Home

Wild health is robust, adaptable, and self-reliant.

My practice is based on observation of the natural world. I look for what works; what helps us get well, stay well, and live longer without reliance on industrialized medicine. Rooted in a background of scientific research in animal behaviour and physiology, and willing to explore whatever works, I use an integrative approach drawing on traditional and modern practices of health-maintenance. In short, applied psycho-biology.

Achieving a natural vitality involves taking responsibility for our own well being.

Practices which integrate physical, emotional, and mental cultivation are important for long term health management. The longevity practices of Taoist adepts, Qigong and Neigong, are particularly powerful in this regard. Getting ourselves moving using mindful processes is increasingly important in modern sedentary lifestyles. More details…

Receiving regular assessments and treatments from competent bodyworkers can reduce a need for medication or surgery, and also identify emerging health problems before they become serious. This makes it possible to make proactive changes in our lifestyle to maintain health.  More details…

“Years after recovering from a slipped disc, any stress continued to go straight to the same weakness, leaving me in agony and completely debilitated. Shiatsu treatments have made a very real difference to my life – I feel like I have a new body – one which no longer lets me down.” Lynne Ward (Head teacher)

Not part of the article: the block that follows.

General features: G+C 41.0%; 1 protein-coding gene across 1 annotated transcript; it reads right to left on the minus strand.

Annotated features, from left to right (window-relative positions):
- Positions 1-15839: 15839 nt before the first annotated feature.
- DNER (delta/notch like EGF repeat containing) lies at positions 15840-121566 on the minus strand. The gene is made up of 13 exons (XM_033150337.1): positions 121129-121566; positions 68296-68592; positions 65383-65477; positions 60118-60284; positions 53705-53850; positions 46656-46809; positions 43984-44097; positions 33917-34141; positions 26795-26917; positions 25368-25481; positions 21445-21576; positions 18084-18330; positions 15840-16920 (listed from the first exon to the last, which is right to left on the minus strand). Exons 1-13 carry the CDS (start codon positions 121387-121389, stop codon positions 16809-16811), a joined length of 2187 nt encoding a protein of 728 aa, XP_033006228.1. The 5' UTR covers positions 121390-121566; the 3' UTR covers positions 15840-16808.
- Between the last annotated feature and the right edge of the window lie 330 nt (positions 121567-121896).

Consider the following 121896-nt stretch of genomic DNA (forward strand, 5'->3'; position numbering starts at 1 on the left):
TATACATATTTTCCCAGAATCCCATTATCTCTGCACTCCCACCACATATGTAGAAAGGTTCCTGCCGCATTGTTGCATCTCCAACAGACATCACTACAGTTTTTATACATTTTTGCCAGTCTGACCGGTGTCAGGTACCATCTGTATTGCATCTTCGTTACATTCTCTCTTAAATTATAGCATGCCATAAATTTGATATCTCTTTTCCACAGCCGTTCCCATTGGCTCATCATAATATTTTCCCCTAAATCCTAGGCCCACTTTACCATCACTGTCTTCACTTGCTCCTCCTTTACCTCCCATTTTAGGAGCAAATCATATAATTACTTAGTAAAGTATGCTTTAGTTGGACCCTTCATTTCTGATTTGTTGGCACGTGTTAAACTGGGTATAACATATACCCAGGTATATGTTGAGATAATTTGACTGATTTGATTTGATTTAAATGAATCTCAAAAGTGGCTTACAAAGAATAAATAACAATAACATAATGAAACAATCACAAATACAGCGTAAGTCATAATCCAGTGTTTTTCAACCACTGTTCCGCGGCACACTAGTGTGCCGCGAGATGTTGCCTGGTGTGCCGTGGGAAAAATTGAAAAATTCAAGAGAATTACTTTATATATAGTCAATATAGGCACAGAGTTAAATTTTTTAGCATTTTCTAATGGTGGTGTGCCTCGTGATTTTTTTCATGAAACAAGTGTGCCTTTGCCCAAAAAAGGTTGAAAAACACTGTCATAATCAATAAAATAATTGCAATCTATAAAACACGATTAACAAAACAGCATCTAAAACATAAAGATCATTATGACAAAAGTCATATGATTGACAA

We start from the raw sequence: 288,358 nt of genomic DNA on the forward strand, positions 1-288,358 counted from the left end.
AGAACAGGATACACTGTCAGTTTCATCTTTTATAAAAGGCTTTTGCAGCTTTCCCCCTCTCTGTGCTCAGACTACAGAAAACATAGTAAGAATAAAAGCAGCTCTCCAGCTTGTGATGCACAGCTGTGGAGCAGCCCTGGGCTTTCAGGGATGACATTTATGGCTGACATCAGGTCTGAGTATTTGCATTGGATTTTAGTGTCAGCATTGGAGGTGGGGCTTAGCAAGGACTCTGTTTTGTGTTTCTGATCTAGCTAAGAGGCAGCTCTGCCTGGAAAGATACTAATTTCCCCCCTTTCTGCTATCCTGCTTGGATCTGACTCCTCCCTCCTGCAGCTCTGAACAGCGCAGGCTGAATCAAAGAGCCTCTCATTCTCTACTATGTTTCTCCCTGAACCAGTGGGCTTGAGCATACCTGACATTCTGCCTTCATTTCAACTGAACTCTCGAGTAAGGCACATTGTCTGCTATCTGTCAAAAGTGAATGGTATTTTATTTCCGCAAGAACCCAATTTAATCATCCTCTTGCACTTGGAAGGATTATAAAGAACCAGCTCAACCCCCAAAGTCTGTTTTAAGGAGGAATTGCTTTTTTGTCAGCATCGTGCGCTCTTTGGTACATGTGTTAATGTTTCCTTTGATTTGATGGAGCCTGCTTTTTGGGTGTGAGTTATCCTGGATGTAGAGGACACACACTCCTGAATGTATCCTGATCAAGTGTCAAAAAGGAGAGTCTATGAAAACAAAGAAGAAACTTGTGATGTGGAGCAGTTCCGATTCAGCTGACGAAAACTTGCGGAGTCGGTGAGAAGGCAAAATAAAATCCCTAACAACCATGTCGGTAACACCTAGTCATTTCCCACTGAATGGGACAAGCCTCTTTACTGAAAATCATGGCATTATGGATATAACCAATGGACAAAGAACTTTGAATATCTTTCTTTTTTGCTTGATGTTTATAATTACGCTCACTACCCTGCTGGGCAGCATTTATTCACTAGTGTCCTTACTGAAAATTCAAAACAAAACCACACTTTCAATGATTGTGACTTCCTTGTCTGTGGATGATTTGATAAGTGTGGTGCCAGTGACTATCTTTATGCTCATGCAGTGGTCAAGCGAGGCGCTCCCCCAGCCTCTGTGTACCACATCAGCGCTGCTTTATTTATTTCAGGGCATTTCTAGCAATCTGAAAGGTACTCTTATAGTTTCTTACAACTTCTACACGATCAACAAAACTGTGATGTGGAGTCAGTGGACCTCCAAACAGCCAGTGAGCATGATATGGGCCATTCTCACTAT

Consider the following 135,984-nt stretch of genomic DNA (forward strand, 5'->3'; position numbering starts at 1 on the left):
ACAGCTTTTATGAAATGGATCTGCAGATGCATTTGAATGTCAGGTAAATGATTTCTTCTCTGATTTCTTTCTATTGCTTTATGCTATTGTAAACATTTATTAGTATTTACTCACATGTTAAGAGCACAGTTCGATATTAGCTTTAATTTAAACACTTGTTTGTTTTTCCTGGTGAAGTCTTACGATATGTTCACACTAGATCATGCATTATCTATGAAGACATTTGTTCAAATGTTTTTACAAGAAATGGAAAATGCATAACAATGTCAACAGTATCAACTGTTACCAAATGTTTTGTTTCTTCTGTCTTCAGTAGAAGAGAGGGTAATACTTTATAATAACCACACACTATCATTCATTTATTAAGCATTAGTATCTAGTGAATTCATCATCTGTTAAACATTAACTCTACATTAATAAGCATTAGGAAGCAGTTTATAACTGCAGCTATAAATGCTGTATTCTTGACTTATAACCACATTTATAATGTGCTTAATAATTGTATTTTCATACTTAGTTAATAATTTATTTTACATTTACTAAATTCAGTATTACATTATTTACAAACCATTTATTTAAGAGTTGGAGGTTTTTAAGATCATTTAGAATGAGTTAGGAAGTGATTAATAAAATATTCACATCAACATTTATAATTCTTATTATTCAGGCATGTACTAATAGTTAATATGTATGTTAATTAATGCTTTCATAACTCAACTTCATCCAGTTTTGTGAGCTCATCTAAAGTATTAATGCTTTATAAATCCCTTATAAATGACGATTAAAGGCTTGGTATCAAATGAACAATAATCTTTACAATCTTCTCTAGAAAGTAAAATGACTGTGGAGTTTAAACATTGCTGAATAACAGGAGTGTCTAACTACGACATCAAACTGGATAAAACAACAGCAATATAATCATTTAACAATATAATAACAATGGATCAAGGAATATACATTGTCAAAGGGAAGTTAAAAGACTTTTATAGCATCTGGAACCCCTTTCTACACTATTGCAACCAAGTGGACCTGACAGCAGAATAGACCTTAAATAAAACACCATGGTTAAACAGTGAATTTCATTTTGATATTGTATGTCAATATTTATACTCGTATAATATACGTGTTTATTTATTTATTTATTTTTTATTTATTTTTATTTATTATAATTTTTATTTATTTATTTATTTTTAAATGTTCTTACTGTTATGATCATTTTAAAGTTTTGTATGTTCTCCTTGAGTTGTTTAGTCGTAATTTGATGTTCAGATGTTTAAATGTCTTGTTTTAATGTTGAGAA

Wild animals do not rely on the pharmaceutical industry to cure their ills. They have evolved and developed a range of health maintenance strategies to enhance survival. Wild animals therefore make excellent models of a healthy lifestyle. My original training as a biologist lead me to research and publish the first book on animal self-medication.  Natural selection has favored those animals who find health-modulating substances in the wild. Remnants of these abilities are still functional in humans and domestic animals although disrupted by modern dietary imbalances and lack of experiential development. [Photo: chimpanzee selecting medicine c/o Prof M. Huffman] More details…